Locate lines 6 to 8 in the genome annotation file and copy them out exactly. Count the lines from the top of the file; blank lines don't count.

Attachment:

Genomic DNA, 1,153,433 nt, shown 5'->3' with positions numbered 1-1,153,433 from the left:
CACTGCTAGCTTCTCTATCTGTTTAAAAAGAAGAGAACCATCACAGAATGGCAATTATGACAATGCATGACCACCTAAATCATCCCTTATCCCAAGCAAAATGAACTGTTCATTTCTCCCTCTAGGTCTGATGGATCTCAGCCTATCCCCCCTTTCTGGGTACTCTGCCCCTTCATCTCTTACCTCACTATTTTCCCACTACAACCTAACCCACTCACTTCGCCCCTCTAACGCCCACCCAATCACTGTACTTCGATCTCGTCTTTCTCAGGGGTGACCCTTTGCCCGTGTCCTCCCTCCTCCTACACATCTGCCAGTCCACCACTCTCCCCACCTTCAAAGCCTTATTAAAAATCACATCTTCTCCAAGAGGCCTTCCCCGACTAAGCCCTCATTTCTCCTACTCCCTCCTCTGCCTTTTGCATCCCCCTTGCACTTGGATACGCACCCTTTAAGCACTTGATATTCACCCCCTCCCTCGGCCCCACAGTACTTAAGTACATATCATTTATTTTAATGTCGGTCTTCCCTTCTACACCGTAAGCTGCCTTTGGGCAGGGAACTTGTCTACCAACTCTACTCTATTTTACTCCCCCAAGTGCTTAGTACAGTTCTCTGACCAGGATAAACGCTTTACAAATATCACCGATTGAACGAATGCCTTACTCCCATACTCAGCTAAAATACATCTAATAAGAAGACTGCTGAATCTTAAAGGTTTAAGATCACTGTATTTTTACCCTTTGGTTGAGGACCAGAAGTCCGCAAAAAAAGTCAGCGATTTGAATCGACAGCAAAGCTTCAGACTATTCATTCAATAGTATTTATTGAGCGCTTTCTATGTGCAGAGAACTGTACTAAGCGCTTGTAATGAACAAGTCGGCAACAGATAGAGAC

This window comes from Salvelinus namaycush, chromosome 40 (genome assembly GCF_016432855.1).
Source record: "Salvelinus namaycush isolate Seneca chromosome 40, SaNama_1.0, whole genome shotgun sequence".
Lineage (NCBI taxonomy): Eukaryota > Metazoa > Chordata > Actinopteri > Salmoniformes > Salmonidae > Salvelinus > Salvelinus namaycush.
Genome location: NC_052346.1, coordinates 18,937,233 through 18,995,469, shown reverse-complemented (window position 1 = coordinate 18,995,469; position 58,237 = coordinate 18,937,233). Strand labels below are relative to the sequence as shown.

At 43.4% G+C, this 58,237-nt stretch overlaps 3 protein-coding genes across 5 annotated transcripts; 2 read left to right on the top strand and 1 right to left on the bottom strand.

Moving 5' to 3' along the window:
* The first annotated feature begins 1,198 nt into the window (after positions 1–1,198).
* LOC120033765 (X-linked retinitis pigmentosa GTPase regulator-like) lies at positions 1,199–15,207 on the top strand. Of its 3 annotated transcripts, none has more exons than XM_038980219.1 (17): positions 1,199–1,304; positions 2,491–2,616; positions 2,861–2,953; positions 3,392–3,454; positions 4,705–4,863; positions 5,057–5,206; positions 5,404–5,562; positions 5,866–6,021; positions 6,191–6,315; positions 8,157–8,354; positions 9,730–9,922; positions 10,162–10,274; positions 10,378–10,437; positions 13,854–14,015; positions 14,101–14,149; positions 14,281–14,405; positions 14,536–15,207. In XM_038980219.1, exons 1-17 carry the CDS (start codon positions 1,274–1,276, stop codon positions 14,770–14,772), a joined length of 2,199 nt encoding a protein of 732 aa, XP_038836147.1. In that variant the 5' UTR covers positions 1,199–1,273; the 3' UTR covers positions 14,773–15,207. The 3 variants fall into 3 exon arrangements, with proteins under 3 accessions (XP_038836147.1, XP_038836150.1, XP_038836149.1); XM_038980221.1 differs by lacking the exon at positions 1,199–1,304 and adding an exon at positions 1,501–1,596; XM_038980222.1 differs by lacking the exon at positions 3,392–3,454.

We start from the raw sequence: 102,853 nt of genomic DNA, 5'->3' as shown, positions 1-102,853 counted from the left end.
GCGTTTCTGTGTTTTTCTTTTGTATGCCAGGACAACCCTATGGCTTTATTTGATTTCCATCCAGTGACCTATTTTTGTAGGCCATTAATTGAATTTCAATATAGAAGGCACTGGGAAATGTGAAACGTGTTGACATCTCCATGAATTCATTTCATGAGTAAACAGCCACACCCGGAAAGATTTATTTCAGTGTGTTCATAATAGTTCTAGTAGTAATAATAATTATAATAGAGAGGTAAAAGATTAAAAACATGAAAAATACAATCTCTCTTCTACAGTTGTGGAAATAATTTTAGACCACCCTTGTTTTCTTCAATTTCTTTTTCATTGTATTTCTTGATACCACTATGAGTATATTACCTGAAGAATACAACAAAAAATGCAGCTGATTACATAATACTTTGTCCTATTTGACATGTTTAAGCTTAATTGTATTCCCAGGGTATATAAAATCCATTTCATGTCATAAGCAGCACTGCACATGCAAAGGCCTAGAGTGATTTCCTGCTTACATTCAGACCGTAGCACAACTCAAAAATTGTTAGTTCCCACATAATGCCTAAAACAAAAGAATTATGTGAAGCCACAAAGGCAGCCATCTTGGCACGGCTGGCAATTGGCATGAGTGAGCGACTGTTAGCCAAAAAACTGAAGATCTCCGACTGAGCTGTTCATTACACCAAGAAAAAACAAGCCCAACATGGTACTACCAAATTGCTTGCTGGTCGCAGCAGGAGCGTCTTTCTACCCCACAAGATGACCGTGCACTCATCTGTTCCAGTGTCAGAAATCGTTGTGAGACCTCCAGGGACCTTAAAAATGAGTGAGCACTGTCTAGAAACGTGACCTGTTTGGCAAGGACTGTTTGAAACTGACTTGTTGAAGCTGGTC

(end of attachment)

Genome location: NC_052346.1, coordinates 18,937,233 through 18,995,469, shown reverse-complemented (window position 1 = coordinate 18,995,469; position 58,237 = coordinate 18,937,233). Strand labels below are relative to the sequence as shown.

At 43.4% G+C, this 58,237-nt stretch overlaps 3 protein-coding genes across 5 annotated transcripts; 2 read left to right on the top strand and 1 right to left on the bottom strand.

Moving 5' to 3' along the window: